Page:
With all the time we spend training our bodies, we sometimes neglect to strengthen the mental muscle. Mindfulness helps train the prefrontal cortex, the part of the brain that creates a calm and alert state of mind, which helps us stay focused, avoid distraction and perform at our best. It’s one of the best ways to calm the stress response in the brain. This allows us to notice our thoughts and emotions without getting attached to them. 

 

Here are some tips on how to become a mindful athlete:

 

1. Mindful Breathing


Take a few minutes out of your day, whatever time works for you, either in the morning or afternoon, or before you engage in an athletic event or exercise to pay attention to your breath. Sit comfortably, close your eyes, and start to deepen your breath. Inhale fully and exhale completely. Focus on your breath entering and exiting your body. If it helps you, count your breaths with each inhale and exhale. Work your way up to 10 and then bring it back to 1. If you get lost in thought, that is ok, just bring it back to the beginning. Start with five minutes and you can build up from there. 

 

2. Body Scan


Practice a body scan to help release tension, quiet the mind, and bring awareness to your body in a systematic way. Lie down on your back with your palms facing up and legs relaxed. Close your eyes. Start with your toes and notice how they feel. Are they tense? Are they warm or cold? Focus your attention here for a few breaths before moving on to the sole of your foot. Repeat the process as you travel from your foot to your ankle, calf, knee and thigh. Bring your attention to your right foot and repeat the process. Continue to move up your hips, lower back, stomach, chest, shoulders, arms, hands, neck and head — maintaining your focus on each body part and any sensations there. Breathe into any areas that are holding stress and try to release it. As you engage in this practice regularly, you will become more highly attuned to what’s happening in your body. You can spend a 10 minutes or longer doing a body scan. Some great guided body scans are also available on youtube.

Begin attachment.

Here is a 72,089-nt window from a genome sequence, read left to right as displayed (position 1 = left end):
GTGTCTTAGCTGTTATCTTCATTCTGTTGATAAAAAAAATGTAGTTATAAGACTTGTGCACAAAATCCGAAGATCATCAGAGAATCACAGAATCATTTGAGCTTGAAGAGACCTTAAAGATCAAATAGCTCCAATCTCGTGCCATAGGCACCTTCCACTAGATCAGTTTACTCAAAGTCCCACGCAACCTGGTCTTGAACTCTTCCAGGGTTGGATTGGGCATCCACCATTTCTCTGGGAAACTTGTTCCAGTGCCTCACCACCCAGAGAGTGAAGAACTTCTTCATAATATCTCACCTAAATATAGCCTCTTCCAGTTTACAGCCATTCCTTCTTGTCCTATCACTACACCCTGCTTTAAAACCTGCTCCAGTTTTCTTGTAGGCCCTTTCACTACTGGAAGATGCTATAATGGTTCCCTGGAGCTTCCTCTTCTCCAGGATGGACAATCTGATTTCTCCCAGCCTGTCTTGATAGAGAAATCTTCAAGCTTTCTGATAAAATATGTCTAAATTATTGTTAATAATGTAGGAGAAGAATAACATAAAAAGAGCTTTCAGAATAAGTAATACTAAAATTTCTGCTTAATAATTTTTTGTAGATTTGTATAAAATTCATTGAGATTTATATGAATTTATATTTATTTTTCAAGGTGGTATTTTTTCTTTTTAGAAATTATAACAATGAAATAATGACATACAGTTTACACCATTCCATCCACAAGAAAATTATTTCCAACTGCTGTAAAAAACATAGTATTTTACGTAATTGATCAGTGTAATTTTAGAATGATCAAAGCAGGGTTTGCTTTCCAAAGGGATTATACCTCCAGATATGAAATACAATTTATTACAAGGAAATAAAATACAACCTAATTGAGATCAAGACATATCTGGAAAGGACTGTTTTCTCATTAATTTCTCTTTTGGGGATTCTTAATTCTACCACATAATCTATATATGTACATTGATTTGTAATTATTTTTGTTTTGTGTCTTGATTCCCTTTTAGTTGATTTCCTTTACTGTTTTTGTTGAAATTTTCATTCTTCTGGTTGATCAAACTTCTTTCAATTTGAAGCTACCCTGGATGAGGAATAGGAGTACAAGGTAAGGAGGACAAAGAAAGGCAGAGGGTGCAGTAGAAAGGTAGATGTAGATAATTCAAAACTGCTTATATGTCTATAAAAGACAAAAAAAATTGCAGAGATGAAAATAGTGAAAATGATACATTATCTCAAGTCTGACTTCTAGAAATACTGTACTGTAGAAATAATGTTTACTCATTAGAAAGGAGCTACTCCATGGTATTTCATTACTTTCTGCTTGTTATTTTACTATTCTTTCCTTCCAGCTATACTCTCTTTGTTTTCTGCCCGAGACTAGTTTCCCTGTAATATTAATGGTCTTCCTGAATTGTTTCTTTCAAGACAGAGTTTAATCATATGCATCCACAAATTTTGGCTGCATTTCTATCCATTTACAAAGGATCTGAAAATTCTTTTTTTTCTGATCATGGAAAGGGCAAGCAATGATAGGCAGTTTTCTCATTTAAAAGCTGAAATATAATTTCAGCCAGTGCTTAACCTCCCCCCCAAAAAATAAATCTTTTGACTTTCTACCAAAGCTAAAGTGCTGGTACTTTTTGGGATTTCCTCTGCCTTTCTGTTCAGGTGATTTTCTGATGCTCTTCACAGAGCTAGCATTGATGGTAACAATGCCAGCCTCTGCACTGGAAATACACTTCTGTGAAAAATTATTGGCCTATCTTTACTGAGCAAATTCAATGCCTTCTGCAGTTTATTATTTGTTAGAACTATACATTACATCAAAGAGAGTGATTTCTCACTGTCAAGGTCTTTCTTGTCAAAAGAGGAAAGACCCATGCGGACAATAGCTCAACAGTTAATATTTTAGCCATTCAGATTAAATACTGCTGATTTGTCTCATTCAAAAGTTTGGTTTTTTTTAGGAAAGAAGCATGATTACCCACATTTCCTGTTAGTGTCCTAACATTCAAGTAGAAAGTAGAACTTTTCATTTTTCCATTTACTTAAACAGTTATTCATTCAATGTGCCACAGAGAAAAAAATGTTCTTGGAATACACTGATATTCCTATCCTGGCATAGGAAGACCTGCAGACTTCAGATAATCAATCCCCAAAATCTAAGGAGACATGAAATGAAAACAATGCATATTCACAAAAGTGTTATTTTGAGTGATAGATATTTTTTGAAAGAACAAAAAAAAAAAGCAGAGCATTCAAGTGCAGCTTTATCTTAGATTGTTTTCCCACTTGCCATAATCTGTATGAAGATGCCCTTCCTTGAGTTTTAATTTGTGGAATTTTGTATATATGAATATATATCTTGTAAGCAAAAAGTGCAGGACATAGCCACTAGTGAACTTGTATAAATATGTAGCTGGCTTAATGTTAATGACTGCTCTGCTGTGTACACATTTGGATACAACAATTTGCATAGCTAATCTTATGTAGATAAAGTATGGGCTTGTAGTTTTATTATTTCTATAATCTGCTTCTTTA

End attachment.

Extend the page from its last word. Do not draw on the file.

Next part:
3. Internal and External Messages


Pay attention to your internal dialogue throughout the day. Our thoughts are not necessarily reality, but they can easily shape our mental state if we see them as absolute truths. Things like, “I can’t run that far,” or “I hope I don’t miss the goal,” are things that are pushing us away from our ideal state. Notice your thoughts and emotions, but don’t judge them or become attached to them. Just notice the thoughts for what they are, simply thoughts that come and go. The less weight we put onto these thoughts the less baggage we carry which distracts us from the present moment.

 

“Life is available only in the present moment" - Thich Nhat Hanh

 

 

 

References:

Csikszentmihalyi, M. (1990). The psychology of optimal experience. Harper Collins: New York.

 

Gardner, F.L., & Moore, Z.E. (2007). The psychology of enhancing human performance: The Mindfulness-Acceptance-Commitment (MAC) approach. New York: Springer Publishing.

 

Kabat-Zinn, J. (2005). Coming to our senses: Healing ourselves and the world through                              mindfulness. New York: Hyperion.

 

Wegner, D.M., Ansfield, M. E., & Pilloff, D. (1998). The putt and the pendulum: Ironic effects of the mental control of action. Psychological Science, 9, 196-199.

Please reload

Featured Posts

THE PROBLEM WITH SELF-IMPROVEMENT

April 24, 2019

1/4
Please reload

Recent Posts

February 23, 2019

September 16, 2018

Please reload

Archive